Documenting and sharing what you learn from assessments is an important step in using assessment as a tool for student success. This is not only a way to share what you have learned but it may also provide others with additional insight and information and can be an important part of making changes in response to what you have learned.
If you are assessing student learning in your own course, documentation may be as simple as writing down some notes about what you examined and what you found and remembering to revisit these notes before you teach the class again. You might take it a step further and have an informal conversation with a colleague or send a quick e-mail to others who have recently taught the same course, letting them know what you have found.
If you are assessing student learning at the program level, you will probably want to be more collaborative in your approach, involving at least a few of your colleagues, and you probably also want to be more formal in documenting what you did and what you have learned.
General Advice on Assessment Reporting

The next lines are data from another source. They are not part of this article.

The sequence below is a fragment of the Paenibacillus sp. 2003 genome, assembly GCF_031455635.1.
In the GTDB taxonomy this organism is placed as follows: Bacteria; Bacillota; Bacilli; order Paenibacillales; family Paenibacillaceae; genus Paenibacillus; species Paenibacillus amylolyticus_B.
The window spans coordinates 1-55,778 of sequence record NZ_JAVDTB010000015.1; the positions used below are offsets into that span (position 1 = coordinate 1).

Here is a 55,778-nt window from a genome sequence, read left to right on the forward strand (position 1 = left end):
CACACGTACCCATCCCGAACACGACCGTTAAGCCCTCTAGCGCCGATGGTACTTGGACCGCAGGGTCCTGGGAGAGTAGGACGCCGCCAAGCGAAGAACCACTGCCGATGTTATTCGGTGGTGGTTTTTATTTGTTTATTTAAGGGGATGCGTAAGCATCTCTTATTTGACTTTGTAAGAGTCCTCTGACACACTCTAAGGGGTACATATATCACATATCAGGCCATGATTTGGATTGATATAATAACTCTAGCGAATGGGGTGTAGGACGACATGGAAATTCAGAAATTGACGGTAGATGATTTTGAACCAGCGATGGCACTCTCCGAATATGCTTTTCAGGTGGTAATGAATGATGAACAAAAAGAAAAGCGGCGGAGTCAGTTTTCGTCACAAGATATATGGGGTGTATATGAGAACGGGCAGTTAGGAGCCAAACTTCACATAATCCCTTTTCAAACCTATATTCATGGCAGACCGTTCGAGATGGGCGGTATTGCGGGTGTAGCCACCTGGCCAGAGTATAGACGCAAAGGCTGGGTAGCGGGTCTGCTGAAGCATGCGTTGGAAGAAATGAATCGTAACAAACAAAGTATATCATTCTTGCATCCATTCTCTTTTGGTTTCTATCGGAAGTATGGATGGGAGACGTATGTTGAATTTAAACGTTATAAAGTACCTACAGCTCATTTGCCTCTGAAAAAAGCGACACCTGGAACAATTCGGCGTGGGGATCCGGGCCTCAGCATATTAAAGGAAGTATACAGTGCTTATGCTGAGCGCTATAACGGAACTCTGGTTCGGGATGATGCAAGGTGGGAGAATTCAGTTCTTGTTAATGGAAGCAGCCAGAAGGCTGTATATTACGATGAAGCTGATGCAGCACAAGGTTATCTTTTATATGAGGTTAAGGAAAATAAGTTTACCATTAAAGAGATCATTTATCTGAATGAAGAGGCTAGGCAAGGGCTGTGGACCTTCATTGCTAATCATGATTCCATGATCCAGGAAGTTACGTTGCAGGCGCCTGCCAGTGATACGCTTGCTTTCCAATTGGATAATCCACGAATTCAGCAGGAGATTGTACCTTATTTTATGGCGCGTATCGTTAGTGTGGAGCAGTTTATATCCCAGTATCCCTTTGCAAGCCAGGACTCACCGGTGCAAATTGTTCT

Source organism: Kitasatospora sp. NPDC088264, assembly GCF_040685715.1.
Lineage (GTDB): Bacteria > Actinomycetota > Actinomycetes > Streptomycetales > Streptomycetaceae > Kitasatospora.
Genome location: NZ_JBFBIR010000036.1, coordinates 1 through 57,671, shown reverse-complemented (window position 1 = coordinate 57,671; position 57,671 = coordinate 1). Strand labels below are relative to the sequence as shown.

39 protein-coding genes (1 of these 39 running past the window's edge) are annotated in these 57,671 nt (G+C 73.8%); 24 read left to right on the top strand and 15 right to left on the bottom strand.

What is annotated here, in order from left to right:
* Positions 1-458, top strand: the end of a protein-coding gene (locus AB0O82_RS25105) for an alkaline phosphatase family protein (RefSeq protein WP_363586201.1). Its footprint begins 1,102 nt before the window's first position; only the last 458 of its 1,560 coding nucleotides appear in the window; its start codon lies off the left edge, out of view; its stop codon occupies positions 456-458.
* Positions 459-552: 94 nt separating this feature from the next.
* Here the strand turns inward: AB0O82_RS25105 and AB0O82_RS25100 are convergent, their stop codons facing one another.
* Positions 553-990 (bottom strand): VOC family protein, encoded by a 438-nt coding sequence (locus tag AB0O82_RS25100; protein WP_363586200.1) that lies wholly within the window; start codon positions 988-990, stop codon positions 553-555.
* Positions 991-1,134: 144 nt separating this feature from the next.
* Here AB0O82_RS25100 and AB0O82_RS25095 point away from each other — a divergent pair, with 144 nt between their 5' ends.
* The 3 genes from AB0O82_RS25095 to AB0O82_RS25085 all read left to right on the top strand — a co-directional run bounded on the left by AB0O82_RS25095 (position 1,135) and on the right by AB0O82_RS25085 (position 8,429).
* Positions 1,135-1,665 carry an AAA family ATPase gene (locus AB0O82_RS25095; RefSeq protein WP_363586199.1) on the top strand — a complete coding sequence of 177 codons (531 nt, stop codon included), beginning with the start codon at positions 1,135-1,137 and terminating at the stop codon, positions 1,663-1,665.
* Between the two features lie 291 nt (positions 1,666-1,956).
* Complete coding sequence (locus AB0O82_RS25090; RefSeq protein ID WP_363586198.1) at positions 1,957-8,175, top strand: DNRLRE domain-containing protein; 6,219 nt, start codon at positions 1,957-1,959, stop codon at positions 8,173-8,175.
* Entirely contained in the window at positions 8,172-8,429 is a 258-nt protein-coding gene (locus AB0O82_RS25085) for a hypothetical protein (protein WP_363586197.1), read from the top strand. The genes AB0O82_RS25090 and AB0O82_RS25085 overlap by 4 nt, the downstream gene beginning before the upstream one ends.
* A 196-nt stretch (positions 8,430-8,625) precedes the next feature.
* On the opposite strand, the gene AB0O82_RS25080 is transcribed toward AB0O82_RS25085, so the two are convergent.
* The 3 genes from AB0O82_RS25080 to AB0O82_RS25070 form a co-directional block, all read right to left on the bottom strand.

There are a few general pieces of advice to keep in mind when reporting on assessment:
First, be open, honest, and fair about your assessment results. Although there may be a temptation not to report on discouraging findings, assessment is more about the process than the outcome.
Second, think about confidentiality issues for your students. You should not identify individual students in assessment reports. Remove names, student identification numbers, and other obviously identifying information from samples of student work that you might include in a report. You should also consider if it would be possible to identify an individual student based on a combination of information you provide. (For example, in a small program there might only be one woman who is graduating in a given year; disaggregating capstone project scores by gender and class level may, in effect, make this student’s grade public.)